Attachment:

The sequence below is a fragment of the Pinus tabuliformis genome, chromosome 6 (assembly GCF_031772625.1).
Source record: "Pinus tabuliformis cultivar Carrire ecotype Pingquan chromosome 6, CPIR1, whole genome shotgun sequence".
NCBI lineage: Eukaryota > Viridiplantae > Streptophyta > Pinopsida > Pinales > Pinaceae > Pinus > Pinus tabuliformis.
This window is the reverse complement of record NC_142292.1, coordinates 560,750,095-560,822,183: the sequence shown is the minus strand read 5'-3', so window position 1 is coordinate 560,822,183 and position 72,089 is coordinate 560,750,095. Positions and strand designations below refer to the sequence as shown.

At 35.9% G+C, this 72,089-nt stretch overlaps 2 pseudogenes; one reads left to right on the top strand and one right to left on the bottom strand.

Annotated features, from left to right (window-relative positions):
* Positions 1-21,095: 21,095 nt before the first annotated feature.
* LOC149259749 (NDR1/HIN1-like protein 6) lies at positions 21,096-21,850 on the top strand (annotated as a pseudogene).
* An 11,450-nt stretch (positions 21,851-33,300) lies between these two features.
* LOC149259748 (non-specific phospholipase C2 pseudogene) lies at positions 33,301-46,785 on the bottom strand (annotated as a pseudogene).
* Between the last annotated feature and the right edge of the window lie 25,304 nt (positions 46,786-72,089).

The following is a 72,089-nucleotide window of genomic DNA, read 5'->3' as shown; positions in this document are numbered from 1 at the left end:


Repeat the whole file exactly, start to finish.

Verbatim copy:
The sequence below is a fragment of the Pinus tabuliformis genome, chromosome 6 (assembly GCF_031772625.1).
Source record: "Pinus tabuliformis cultivar Carrire ecotype Pingquan chromosome 6, CPIR1, whole genome shotgun sequence".
NCBI lineage: Eukaryota > Viridiplantae > Streptophyta > Pinopsida > Pinales > Pinaceae > Pinus > Pinus tabuliformis.
This window is the reverse complement of record NC_142292.1, coordinates 560,750,095-560,822,183: the sequence shown is the minus strand read 5'-3', so window position 1 is coordinate 560,822,183 and position 72,089 is coordinate 560,750,095. Positions and strand designations below refer to the sequence as shown.

At 35.9% G+C, this 72,089-nt stretch overlaps 2 pseudogenes; one reads left to right on the top strand and one right to left on the bottom strand.

Annotated features, from left to right (window-relative positions):
* Positions 1-21,095: 21,095 nt before the first annotated feature.
* LOC149259749 (NDR1/HIN1-like protein 6) lies at positions 21,096-21,850 on the top strand (annotated as a pseudogene).
* An 11,450-nt stretch (positions 21,851-33,300) lies between these two features.
* LOC149259748 (non-specific phospholipase C2 pseudogene) lies at positions 33,301-46,785 on the bottom strand (annotated as a pseudogene).
* Between the last annotated feature and the right edge of the window lie 25,304 nt (positions 46,786-72,089).

The following is a 72,089-nucleotide window of genomic DNA, read 5'->3' as shown; positions in this document are numbered from 1 at the left end: